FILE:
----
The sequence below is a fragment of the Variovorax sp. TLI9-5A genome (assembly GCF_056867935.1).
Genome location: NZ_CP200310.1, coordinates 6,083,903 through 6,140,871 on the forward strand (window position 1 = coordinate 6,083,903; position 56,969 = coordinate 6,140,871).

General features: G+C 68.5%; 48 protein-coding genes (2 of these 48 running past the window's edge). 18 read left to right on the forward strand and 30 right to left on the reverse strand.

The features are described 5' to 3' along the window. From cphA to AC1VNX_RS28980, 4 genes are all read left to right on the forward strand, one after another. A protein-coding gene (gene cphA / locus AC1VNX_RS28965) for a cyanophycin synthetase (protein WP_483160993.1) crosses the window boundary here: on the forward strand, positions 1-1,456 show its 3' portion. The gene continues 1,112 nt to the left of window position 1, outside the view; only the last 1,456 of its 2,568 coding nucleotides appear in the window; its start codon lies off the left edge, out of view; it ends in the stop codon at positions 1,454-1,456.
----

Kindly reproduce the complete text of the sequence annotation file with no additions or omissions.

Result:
The sequence below is a fragment of the Variovorax sp. TLI9-5A genome (assembly GCF_056867935.1).
Genome location: NZ_CP200310.1, coordinates 6,083,903 through 6,140,871 on the forward strand (window position 1 = coordinate 6,083,903; position 56,969 = coordinate 6,140,871).

General features: G+C 68.5%; 48 protein-coding genes (2 of these 48 running past the window's edge). 18 read left to right on the forward strand and 30 right to left on the reverse strand.

The features are described 5' to 3' along the window. From cphA to AC1VNX_RS28980, 4 genes are all read left to right on the forward strand, one after another. A protein-coding gene (gene cphA / locus AC1VNX_RS28965) for a cyanophycin synthetase (protein WP_483160993.1) crosses the window boundary here: on the forward strand, positions 1-1,456 show its 3' portion. The gene continues 1,112 nt to the left of window position 1, outside the view; only the last 1,456 of its 2,568 coding nucleotides appear in the window; its start codon lies off the left edge, out of view; it ends in the stop codon at positions 1,454-1,456.